Brexit risks triggering a trade war between Scotland and England unless Westminster takes control of billions of pounds worth of agriculture subsidies, Theresa May’s deputy has claimed.
In comments underlining the risk posed to the union by the UK’s withdrawal from the EU, Damian Green warned there could be “subsidy wars” over the price of lamb if the UK Government agrees to demands for all agriculture powers to be devolved.
UK ministers fear a more generous subsidy regime would see lamb reared on Scottish hill farms push English produce off the shelves, and believe food could be turned away at the border if Holyrood is able to impose its own regulatory regime.
The Scottish Government says it is willing to strike UK-wide agreements to avoid internal trade barriers, but insists these must be mutually agreed and not imposed.
“We need to make sure that we don’t have subsidy wars to try to help sheep farmers, some in Scotland and some in Wales and so on,” Mr Green, the First Secretary of State, told the website Politico.
“We must ensure the benefits of free trade around the UK, which we’ve all taken for granted because we are one country, are preserved after Brexit because a lot of the rules about trade have been operated at a European level rather than at a UK level.”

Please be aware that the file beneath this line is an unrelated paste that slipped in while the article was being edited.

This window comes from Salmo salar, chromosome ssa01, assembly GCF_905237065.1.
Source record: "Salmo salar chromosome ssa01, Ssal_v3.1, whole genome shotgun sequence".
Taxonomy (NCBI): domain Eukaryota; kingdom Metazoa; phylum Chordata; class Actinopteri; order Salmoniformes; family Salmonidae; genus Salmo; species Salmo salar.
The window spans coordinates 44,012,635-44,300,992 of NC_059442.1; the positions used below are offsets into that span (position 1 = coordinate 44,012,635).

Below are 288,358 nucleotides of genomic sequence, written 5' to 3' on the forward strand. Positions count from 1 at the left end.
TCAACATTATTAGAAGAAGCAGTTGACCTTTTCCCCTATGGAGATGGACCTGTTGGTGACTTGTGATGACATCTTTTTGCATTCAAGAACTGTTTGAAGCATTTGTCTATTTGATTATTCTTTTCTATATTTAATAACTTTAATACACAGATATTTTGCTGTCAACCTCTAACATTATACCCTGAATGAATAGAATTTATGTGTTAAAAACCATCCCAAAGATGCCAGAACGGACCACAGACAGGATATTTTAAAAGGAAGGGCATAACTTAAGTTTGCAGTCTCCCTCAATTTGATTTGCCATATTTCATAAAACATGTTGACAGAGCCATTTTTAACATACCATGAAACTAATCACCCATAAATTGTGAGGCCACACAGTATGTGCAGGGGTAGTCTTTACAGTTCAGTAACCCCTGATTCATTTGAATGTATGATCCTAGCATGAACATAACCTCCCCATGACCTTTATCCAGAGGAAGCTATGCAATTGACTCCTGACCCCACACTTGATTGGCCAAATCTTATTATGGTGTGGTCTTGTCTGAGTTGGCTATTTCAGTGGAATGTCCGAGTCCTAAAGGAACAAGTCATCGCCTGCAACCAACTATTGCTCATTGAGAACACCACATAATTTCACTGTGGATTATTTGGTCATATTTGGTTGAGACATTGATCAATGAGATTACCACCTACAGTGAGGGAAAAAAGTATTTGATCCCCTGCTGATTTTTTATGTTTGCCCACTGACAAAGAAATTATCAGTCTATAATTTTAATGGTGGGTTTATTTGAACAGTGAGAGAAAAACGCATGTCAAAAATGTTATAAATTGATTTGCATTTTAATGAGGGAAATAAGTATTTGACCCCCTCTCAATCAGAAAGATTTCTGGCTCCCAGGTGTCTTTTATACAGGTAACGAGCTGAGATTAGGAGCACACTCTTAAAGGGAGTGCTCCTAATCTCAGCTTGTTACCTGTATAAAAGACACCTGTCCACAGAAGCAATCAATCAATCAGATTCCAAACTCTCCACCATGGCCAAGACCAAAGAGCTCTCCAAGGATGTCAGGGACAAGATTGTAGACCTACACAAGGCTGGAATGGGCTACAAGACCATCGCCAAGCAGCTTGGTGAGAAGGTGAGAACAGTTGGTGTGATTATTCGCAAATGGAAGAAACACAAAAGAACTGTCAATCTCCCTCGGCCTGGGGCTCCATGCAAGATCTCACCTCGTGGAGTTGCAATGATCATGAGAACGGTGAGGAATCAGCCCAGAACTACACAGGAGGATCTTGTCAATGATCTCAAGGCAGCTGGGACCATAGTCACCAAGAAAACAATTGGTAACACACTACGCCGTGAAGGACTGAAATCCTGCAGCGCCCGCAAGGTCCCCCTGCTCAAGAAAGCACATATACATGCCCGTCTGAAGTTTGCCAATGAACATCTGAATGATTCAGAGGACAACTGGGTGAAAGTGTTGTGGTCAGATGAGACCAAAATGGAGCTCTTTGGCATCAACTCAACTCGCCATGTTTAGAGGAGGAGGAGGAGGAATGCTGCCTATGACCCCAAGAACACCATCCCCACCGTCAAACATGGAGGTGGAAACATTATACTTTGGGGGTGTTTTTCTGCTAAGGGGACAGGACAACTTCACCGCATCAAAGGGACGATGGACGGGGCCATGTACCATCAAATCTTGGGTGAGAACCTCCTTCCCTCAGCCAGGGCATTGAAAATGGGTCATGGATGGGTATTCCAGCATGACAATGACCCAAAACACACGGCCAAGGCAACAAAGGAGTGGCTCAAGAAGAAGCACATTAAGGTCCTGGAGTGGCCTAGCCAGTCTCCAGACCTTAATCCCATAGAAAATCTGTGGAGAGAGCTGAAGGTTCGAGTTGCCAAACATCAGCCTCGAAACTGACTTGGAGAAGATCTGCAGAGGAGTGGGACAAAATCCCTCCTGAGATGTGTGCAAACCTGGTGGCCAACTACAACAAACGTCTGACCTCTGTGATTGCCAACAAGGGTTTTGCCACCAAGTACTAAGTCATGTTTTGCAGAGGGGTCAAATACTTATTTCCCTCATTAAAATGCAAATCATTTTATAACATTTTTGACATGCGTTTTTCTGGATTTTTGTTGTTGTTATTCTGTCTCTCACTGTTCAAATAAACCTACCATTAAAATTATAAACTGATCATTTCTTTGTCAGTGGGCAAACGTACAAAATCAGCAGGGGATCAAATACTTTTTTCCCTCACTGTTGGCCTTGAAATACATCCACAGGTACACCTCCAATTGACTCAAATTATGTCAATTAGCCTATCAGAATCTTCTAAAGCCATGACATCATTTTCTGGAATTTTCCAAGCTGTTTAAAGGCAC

SNP and Labour administrations in Scotland and Wales have attacked the UK Government’s plans to hold on to responsibilities in some devolved areas after Brexit as a “power grab”.
Ms Sturgeon and her Welsh counterpart Carwyn Jones are demanding amendments to the European Union (Withdrawal) Bill currently making its way through Westminster, warning it threatens the central principle of devolution that anything not explicitly reserved at Westminster, like agriculture, is devolved.
Unless changes are made to the bill, legislatures in Edinburgh and Cardiff could trigger an unprecedented constitutional crisis by refusing to give their consent.
The issue of farm subsidies is particularly sensitive in Scotland, which receives 17% of the UK’s share under the current EU Common Agricultural Policy, despite having 8% of the population.
Scottish farmers face greater challenges than their UK counterparts, with 85% of land classed as ‘less favourable’ meaning more financial support is needed.
Mr Green admitted that minimizing conflict with devolved administration was one of the biggest challenges of delivering Brexit, and the most likely to produce a ‘crisis’.
He said: “All the devolution settlements were created while we were a member of the EU and when they were being written, none of the various governments which wrote them thought, ‘Well, what happens if?’ There is just no provision in the devolution settlements for leaving the EU.”
A spokesman for Michael Russell, the Scottish Government’s Brexit minister, said: “Devolved powers currently operated at EU level must be returned to Edinburgh, not Westminster, in line with what people across Scotland voted for in the 1997 referendum.
“We are not opposed in principle to common UK-wide frameworks – but that must be by mutual agreement and not by imposition.
“As they stand, the UK Government’s proposals are a blatant power grab, and we cannot recommend that the Scottish Parliament gives its consent.”